Who Is the Authentic Jesus?

As you read through the sermon on the mount in Matthew 5-7, it’s not difficult to see that Jesus is talking to his disciples about what it means to be an authentic disciple. The beatitudes describe the beautiful attitudes of those who have truly placed their faith in Christ. Jesus preached about disciples who do not hide their light as they bring gospel saltiness to the world. Jesus also explained that his authentic disciple is less concerned about meticulous law-keeping than the state of their hearts from which obedience flows. Disciples are not focused on what is seen and acknowledged by men but are primarily concerned about their hearts before God in private. Disciples do not need from this world that can only cause anxiety but put all hope in the eternal Kingdom of Heaven. Disciples acknowledge their own need for mercy and resist the hyper-critical, condemning attitude of the self-righteous. Disciples are able to recognize their own sin and live out active repentance before trying to fix other people. Disciples love their enemies and live out the golden rule of the way they treat others. Disciples go through the narrow gate. Disciples bears good fruit. Disciples make true claims, and the disciples build their lives on solid rock. Everything we read from Jesus’ amazing sermon helps us to understand his call on our lives when we claim to be his disciples.

As humans, we tend to read these words and think solely about what it means for us. While it is essentially true that this sermon is all about what it is to be an authentic disciple, it is impossible to read this sermon and not see the authentic Christ. Let us never forget that Jesus is preaching discipleship to his own disciples. Sitting around their Master on a hill, with a great crowd surrounding them, the disciples are hearing Jesus teach them what it means to follow him. After three years of living with Jesus in active ministry and then witnessing the resurrected Lord, the words from Jesus’ great sermon would surely ring in the ears of the disciples in an infinitely more powerful way. I can just imagine their post resurrection conversations about the Sermon on the Mount.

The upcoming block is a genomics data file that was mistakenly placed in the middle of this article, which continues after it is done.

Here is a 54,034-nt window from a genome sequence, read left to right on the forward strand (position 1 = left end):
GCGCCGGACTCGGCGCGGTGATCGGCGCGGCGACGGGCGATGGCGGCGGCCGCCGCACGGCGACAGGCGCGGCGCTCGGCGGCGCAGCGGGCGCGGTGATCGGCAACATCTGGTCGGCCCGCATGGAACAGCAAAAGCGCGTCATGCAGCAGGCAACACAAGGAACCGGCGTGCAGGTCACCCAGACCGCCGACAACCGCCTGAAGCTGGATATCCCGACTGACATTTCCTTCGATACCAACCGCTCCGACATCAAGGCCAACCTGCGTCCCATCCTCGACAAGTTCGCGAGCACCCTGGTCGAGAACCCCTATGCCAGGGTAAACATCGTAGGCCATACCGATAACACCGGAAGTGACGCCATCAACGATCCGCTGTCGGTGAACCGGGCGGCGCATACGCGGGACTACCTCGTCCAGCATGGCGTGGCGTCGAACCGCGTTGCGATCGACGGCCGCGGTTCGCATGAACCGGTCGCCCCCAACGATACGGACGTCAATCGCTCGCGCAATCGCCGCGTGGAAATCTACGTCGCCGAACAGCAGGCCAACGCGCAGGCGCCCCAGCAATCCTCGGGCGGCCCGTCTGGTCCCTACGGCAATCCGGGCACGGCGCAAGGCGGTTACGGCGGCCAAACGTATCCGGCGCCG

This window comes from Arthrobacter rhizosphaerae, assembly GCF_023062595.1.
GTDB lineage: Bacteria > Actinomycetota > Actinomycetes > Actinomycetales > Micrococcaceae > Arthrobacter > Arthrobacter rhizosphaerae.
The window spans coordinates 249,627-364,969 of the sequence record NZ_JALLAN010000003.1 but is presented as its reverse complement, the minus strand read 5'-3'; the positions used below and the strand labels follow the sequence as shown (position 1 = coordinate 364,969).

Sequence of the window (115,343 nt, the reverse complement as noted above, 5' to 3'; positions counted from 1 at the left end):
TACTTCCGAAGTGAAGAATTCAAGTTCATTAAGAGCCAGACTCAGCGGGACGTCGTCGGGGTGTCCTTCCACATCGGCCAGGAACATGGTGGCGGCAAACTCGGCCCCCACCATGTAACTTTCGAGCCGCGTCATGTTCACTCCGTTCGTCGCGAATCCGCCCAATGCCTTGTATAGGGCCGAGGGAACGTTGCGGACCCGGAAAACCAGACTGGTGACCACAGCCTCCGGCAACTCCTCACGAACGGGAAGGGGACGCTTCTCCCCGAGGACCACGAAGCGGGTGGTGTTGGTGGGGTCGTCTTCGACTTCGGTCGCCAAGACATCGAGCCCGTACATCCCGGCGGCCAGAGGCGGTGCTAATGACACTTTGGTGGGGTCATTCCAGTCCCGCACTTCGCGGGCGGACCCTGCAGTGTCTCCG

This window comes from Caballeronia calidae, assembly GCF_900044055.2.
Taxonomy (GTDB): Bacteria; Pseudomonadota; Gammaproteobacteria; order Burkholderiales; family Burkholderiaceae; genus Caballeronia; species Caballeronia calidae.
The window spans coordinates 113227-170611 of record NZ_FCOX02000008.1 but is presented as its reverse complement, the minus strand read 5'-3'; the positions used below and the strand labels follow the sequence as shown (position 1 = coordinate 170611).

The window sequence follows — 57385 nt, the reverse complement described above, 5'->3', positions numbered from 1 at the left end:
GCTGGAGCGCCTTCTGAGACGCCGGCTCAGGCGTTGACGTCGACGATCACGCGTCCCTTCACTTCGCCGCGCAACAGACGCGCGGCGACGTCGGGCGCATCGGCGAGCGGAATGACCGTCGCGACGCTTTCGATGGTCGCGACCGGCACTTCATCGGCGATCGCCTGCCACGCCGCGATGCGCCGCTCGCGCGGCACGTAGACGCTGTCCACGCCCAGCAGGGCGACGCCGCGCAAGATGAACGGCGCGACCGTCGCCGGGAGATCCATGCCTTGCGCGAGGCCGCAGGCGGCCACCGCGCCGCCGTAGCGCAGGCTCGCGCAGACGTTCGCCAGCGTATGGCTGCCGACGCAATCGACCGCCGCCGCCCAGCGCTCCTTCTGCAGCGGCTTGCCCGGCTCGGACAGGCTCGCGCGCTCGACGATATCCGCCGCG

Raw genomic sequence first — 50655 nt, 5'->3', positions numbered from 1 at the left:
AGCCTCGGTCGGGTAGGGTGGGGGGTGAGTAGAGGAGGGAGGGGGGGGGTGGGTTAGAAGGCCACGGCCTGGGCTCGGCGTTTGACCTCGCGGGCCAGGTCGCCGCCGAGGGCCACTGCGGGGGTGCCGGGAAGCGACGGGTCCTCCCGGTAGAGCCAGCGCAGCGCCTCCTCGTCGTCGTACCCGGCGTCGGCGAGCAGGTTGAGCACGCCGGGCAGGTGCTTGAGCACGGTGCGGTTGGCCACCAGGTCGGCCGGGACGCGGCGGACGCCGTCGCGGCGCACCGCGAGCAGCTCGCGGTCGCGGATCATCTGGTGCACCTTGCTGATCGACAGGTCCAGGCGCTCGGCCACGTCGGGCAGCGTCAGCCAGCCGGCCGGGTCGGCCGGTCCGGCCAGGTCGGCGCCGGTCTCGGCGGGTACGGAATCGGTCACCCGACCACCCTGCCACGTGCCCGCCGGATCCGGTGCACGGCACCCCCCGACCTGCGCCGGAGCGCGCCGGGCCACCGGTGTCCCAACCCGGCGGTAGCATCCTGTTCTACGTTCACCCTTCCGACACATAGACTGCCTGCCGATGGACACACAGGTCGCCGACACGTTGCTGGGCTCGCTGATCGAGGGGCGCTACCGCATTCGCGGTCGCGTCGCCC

We might just hear statements that sound like this:

“When Jesus told us that we should be poor in spirit, we had no idea that it was actually HIS holiness that exposes our sin.”

“Yes, and do you remember when he was telling us that our righteousness needs to exceed that of the Scribes and Pharisees? Jesus’ righteousness actually did!”

“What about those things he told us about the law? When he said that he came to fulfill it, that was actually true. It’s impossible for us to fulfill his standards, but he did it all for us. Then he took our penalty for what we couldn’t do.”

“That statement about being perfect as our Heavenly Father is perfect keeps echoing in my mind. You have to be God to keep that standard, and Jesus kept it”

“Remember how he told us not to look for rewards from men? He said that knowing that he was actually going to get crucified by men in order to be glorified by the Father.”

“When Jesus told us to love our neighbors, I had no idea that this was what he was doing to us all along and even going to his own death.”

“What about those closing remarks? If all these other things were not true about Jesus, his closing remarks would be arrogant delusions of grandeur. Who is Jesus to tell us that we have to go through his narrow gate unless he has authority to claim that he is the only way?”

“That’s true, and Jesus actually said that on the last day we will stand before him and call him Lord. He actually made the statement that he is the one judging who does and does not go into the eternal Kingdom. By what authority could he possibly determine anyone to be in the kingdom of heaven? He had to have all the authority of the everlasting God.”

“I don't know if any of you doubted that authority when we actually heard him preach. After his resurrection all my doubt has been removed.”

I think it would be a safe assumption that conversations like this between the disciples did actually happen. One of those disciples, Matthew, wrote us a gospel. Under the inspiration of the Holy Spirit, Matthew penned the words of Jesus and then gave us a short summary of the type of conversations we just imagined. Instead of recording all the statements of the disciples and the crowd, Matthew simply finishes chapter 7 with these final words, “And when Jesus finished these sayings, the crowds were astonished at his teaching, for he was teaching them as one who had authority, and not as their scribes.” Matthew 7:28-29

Yes, this is the authentic Jesus.